The Development Source

Want to Be a Better Proposal Professional? Don’t Work in a Open-Office Environment

To a great extent, your workplace environment helps determine you productivity. Hands down, probably the worst environment for a proposal professional – or anybody else – is an open-office environment.

According to a recent study from the International Facility Management Association, about 70 percent of U.S. companies have no or low partitions. In other words, their employees are working in an open-office environment. Google, Yahoo, eBay, American Express, and Goldman Sachs all have open-office environments, and Facebook had architect Frank Gehry design an open-office floor plan for almost 3,000 engineers, the largest of its kind in the world. In politics, former New York City mayor Michael Bloomberg redesigned closed- into open-office space for municipal employees that he called the “Bullpen.”

Companies love the open-office environment because it saves space and money and enables them to keep subtle but close eyes on their employees. They also claim that it builds camaraderie and encourages social interaction and team-building.

However, employees overwhelmingly complain that the open-office environment is noisy, distracting, and lowers their productivity. It is difficult to be productive when people around you are talking, answering their cell phones, or listening to something on their computers or headphones. In one study, researchers concluded that “noise distraction” was doubled in open- compared to closed-office environments.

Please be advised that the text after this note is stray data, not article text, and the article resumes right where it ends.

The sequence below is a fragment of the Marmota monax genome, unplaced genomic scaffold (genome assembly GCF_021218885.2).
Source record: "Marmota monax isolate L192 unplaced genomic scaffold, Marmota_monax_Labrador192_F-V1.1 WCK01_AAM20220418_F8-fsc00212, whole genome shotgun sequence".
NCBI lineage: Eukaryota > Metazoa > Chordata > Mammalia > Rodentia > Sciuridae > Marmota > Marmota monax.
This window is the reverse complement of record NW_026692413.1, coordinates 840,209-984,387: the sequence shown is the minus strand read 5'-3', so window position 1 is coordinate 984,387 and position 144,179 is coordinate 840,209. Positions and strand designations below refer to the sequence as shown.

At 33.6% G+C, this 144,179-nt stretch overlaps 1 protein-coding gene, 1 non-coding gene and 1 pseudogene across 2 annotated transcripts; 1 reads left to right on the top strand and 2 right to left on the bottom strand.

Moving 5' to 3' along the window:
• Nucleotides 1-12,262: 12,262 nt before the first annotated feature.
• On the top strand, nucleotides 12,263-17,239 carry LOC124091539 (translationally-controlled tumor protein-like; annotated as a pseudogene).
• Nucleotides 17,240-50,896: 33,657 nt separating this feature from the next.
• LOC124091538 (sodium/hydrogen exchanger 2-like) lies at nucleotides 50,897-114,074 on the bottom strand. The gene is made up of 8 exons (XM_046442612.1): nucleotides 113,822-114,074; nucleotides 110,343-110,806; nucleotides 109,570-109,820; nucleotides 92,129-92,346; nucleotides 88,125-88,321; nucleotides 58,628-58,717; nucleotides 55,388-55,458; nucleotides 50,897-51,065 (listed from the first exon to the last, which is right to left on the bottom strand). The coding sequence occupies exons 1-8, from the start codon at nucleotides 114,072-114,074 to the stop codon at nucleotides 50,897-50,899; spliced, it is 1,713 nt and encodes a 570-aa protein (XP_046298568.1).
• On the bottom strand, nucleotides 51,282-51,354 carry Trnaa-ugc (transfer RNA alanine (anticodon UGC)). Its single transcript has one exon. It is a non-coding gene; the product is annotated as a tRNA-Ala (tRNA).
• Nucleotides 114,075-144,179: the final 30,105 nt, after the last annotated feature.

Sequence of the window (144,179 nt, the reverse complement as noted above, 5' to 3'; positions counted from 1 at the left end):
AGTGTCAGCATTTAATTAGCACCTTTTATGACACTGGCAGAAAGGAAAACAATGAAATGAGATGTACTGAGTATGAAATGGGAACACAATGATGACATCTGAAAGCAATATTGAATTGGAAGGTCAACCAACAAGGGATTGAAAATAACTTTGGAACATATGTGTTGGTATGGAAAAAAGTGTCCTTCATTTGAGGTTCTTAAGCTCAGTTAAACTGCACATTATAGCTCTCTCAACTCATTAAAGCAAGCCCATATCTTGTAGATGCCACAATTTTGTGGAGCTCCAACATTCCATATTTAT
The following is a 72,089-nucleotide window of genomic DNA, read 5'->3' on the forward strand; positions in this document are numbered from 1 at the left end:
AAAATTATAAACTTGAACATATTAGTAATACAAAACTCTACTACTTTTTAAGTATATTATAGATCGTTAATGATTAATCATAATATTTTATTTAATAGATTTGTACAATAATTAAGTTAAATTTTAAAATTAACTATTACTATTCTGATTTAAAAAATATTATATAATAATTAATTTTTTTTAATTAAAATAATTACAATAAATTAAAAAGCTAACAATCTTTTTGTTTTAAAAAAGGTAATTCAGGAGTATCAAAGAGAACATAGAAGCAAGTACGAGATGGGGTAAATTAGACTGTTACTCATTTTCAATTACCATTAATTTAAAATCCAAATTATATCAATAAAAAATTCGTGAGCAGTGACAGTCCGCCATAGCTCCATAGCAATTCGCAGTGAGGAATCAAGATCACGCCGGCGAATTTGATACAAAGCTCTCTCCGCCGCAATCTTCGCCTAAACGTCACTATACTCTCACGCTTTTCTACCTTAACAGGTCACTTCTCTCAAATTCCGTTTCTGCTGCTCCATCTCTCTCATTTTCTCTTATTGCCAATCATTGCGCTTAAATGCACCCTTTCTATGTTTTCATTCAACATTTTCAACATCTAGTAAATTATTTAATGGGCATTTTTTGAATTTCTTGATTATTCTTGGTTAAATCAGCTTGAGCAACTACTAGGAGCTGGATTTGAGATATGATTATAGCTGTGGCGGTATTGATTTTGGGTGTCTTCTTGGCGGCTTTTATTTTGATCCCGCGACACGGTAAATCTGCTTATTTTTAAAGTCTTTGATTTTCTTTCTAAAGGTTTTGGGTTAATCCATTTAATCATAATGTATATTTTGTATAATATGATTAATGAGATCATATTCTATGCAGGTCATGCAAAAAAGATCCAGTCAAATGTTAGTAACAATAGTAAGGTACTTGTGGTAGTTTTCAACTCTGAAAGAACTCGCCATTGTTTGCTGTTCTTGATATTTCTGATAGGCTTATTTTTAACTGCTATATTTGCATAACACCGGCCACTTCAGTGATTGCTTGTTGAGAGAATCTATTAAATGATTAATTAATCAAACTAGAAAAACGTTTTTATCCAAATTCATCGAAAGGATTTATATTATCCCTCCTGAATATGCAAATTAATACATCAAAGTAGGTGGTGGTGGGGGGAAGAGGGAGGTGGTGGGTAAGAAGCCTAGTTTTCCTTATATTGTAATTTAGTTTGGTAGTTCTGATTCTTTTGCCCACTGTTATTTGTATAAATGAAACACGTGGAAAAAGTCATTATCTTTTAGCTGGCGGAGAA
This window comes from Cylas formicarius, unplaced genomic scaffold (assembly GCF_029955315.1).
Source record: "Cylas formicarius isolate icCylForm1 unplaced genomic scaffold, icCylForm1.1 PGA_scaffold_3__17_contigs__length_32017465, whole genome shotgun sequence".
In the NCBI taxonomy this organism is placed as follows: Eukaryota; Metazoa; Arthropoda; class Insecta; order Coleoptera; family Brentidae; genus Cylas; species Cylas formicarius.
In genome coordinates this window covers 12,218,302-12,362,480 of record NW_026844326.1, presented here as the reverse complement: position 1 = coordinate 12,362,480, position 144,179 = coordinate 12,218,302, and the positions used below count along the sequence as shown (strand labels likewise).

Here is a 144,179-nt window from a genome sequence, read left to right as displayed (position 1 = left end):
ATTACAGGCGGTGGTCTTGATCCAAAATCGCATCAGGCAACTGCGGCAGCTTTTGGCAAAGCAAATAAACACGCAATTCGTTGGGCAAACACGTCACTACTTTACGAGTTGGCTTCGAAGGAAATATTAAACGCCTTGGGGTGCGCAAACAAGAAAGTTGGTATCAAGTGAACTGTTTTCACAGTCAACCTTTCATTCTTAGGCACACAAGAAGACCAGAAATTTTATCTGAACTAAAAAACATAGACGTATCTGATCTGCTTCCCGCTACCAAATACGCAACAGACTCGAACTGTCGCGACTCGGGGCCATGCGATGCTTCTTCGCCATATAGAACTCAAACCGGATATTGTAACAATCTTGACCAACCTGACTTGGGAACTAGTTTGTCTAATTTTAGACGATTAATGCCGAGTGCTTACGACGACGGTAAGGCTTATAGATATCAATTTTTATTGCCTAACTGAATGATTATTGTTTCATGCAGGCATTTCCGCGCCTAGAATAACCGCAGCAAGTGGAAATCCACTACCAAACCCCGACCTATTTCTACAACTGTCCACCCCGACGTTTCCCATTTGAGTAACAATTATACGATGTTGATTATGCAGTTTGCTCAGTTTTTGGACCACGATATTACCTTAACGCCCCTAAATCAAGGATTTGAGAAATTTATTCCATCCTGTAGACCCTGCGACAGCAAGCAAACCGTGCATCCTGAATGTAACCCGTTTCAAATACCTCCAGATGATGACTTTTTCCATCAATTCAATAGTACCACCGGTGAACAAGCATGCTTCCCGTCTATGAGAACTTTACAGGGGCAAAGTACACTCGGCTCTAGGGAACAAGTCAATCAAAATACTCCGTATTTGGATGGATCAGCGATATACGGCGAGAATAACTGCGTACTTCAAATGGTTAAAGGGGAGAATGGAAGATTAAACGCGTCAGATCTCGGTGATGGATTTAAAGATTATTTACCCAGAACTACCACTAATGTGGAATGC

Ironically, private offices are more likely to encourage social interaction, greater productivity, and team-building because most people need privacy in order to think, work, and talk with colleagues. It is easier to be a proposal professional when you have walls and a door. Without sound and visual privacy, most of us have trouble paying attention.

My advice is very simple: unless it is a short, temporary assignment, I would not work in a proposal war room or in an open-office environment. Your productivity is likely to decline along with your sense of job satisfaction.

As a proposal professional, you deserve a dignified work environment that enables you to perform at your best. Open-office floor plans are little more than white-collar sweatshops.

And if your supervisor disagrees, pose this question: if open-office environments are so great, why do senior management always have offices with walls and doors? Do you need privacy any less than they do?

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